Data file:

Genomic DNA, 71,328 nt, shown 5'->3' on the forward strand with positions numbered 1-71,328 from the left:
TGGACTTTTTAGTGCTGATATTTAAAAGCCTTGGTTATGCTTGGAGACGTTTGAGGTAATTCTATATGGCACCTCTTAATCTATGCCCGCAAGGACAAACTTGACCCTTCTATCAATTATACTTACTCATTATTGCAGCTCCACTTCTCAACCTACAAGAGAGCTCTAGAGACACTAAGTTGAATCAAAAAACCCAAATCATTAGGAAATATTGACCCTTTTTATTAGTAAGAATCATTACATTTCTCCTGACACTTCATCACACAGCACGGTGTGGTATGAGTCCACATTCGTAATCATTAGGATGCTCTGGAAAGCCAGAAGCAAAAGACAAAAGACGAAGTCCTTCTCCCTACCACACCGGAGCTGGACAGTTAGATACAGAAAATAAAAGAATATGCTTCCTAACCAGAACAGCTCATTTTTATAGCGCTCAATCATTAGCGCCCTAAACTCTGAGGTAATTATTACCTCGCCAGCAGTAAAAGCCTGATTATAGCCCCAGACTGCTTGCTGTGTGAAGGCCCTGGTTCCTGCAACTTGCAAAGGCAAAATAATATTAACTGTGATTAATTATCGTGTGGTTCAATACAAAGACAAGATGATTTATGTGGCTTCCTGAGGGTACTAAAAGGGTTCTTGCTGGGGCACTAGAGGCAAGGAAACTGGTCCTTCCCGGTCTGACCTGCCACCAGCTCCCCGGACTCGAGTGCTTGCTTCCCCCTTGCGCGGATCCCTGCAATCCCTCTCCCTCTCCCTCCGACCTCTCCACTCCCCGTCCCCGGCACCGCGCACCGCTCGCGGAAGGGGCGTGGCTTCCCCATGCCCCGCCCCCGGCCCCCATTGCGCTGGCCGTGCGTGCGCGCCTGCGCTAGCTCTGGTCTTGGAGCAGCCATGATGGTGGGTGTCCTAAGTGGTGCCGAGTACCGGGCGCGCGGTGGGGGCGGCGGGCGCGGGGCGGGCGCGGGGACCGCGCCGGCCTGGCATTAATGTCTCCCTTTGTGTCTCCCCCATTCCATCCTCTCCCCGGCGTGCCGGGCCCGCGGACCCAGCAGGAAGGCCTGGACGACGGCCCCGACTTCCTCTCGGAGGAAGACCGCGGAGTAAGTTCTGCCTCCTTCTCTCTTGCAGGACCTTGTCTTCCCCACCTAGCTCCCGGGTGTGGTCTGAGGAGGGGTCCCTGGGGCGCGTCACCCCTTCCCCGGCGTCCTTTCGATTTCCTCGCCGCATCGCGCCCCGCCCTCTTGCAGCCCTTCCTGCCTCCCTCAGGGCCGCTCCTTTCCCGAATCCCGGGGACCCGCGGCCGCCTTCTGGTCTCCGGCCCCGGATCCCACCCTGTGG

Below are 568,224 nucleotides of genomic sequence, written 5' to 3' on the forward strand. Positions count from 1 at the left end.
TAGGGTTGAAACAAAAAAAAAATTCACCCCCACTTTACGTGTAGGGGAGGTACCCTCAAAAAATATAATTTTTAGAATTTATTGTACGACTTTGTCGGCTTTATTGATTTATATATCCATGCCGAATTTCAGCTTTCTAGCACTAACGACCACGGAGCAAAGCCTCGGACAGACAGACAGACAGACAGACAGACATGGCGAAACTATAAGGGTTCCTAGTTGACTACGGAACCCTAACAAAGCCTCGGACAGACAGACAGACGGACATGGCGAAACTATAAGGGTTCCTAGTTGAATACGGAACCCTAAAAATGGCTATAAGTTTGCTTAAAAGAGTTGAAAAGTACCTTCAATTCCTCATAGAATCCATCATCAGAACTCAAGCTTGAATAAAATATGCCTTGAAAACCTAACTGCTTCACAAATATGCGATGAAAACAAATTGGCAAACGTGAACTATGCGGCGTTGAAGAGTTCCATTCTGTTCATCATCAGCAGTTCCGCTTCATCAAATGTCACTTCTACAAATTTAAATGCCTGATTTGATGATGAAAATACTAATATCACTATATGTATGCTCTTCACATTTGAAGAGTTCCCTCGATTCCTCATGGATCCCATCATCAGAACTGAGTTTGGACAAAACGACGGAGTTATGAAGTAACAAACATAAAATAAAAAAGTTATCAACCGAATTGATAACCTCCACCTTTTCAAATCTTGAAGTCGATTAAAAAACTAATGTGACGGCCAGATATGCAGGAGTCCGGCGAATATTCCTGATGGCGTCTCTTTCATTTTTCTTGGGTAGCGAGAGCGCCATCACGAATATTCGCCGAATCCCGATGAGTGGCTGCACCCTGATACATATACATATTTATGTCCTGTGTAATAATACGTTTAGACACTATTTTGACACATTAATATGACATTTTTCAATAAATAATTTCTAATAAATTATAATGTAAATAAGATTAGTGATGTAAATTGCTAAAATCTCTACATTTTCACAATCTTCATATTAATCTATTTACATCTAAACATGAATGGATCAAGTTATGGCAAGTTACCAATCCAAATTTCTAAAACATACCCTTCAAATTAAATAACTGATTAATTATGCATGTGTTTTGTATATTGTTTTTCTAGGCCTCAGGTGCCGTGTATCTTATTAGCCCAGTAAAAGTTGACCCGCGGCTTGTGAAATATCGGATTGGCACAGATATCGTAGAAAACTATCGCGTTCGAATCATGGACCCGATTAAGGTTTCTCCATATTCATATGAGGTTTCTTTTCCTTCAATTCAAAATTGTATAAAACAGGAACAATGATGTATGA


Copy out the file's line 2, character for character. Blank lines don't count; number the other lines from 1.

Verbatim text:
TGGACTTTTTAGTGCTGATATTTAAAAGCCTTGGTTATGCTTGGAGACGTTTGAGGTAATTCTATATGGCACCTCTTAATCTATGCCCGCAAGGACAAACTTGACCCTTCTATCAATTATACTTACTCATTATTGCAGCTCCACTTCTCAACCTACAAGAGAGCTCTAGAGACACTAAGTTGAATCAAAAAACCCAAATCATTAGGAAATATTGACCCTTTTTATTAGTAAGAATCATTACATTTCTCCTGACACTTCATCACACAGCACGGTGTGGTATGAGTCCACATTCGTAATCATTAGGATGCTCTGGAAAGCCAGAAGCAAAAGACAAAAGACGAAGTCCTTCTCCCTACCACACCGGAGCTGGACAGTTAGATACAGAAAATAAAAGAATATGCTTCCTAACCAGAACAGCTCATTTTTATAGCGCTCAATCATTAGCGCCCTAAACTCTGAGGTAATTATTACCTCGCCAGCAGTAAAAGCCTGATTATAGCCCCAGACTGCTTGCTGTGTGAAGGCCCTGGTTCCTGCAACTTGCAAAGGCAAAATAATATTAACTGTGATTAATTATCGTGTGGTTCAATACAAAGACAAGATGATTTATGTGGCTTCCTGAGGGTACTAAAAGGGTTCTTGCTGGGGCACTAGAGGCAAGGAAACTGGTCCTTCCCGGTCTGACCTGCCACCAGCTCCCCGGACTCGAGTGCTTGCTTCCCCCTTGCGCGGATCCCTGCAATCCCTCTCCCTCTCCCTCCGACCTCTCCACTCCCCGTCCCCGGCACCGCGCACCGCTCGCGGAAGGGGCGTGGCTTCCCCATGCCCCGCCCCCGGCCCCCATTGCGCTGGCCGTGCGTGCGCGCCTGCGCTAGCTCTGGTCTTGGAGCAGCCATGATGGTGGGTGTCCTAAGTGGTGCCGAGTACCGGGCGCGCGGTGGGGGCGGCGGGCGCGGGGCGGGCGCGGGGACCGCGCCGGCCTGGCATTAATGTCTCCCTTTGTGTCTCCCCCATTCCATCCTCTCCCCGGCGTGCCGGGCCCGCGGACCCAGCAGGAAGGCCTGGACGACGGCCCCGACTTCCTCTCGGAGGAAGACCGCGGAGTAAGTTCTGCCTCCTTCTCTCTTGCAGGACCTTGTCTTCCCCACCTAGCTCCCGGGTGTGGTCTGAGGAGGGGTCCCTGGGGCGCGTCACCCCTTCCCCGGCGTCCTTTCGATTTCCTCGCCGCATCGCGCCCCGCCCTCTTGCAGCCCTTCCTGCCTCCCTCAGGGCCGCTCCTTTCCCGAATCCCGGGGACCCGCGGCCGCCTTCTGGTCTCCGGCCCCGGATCCCACCCTGTGG